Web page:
This novel should be starting to appear in the bookstores, so this will be the last snippet. Eric



1634: THE BAVARIAN CRISIS – snippet 70:



            The hearing occurred. Maria Anna, on the principle of “begin as you mean to go on,” participated fully in the discussions. Since formal hearings were open to the public, reporters were present. They took notes. And, the instant the hearing closed, headed for the post office, scribbling as they went. As did clerks from the various embassies.


            The women were who they said they were.


            More than enough members of the various foreign missions in Munich had seen Mrs. Simpson in Magdeburg to verify that; some had even been introduced to her at receptions and other official functions. Far fewer had previously seen Mrs. Dreeson.


            Duke Maximilian, however, deemed the number of witnesses to her identity to be sufficient, particularly since one of those witnesses, who did not, however, appear on the stand, was his most important spy in Amberg. His spy had provided him with an extensive written narrative of what Duke Ernst’s council appeared to know about the two women’s disappearance, which was disappointingly little. None of the data that the regent had obtained in the Upper Palatinate itself appeared to clearly, much less conclusively, link their disappearance to Leuchtenberg. Indeed, the primary speculation there was that the kidnapping had been arranged by Duke Maximilian himself to obtain the women as hostages.


            Maximilian pursed his lips. Dimwits.


            The Amberg council, the spy said, appeared to be more confused than anything else by the accounts involving Leuchtenberg that had appeared in the newspapers. Maximilian found that disappointing. Since his own people were confused, he had hoped for clarification from the other party’s intelligence.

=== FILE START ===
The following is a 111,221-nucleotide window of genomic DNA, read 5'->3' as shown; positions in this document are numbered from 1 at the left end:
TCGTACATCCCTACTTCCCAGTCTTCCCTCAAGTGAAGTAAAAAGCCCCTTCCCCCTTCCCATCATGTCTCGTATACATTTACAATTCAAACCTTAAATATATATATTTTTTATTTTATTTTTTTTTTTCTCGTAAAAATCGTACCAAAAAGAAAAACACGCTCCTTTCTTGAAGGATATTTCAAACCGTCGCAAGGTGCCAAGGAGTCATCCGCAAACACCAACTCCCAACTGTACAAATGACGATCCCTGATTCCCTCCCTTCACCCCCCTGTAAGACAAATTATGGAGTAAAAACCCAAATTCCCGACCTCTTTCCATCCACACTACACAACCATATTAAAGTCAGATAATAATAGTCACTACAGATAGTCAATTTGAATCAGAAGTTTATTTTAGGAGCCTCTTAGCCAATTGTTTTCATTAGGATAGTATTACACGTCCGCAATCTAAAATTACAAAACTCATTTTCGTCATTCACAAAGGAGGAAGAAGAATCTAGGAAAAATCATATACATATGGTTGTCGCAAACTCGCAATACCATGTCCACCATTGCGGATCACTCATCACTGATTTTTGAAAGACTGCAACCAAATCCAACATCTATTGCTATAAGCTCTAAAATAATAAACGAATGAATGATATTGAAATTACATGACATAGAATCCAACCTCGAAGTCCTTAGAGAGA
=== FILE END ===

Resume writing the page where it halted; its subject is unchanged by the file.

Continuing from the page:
There was insufficient evidence to bring an indictment for witchcraft.


            In fact, Duke Maximilian noted, there was no evidence whatsoever to bring an indictment for witchcraft other than the completely unsubstantiated accusations made by the two bargemen, Forst and Becker. Upon repeated close questioning in Freising, it appeared from their subsequent statements that they had no evidence either; they had simply made an unsubstantiated assumption. No one could list any supposed maleficia committed by either of the women.


            Moreover, Frau Simpson, when asked if she had ever worshiped the devil, had replied, “You’ve got to be kidding.”




            There was also no reasonable explanation for their arrival in Bavaria.


            Therefore, they would remain in detention pending further investigation. Dekan Golla suggested interning them in the convent of the Poor Clares. Archduchess Maria Anna of Austria suggested interning them with the English Ladies as an alternative. Golla glared at her.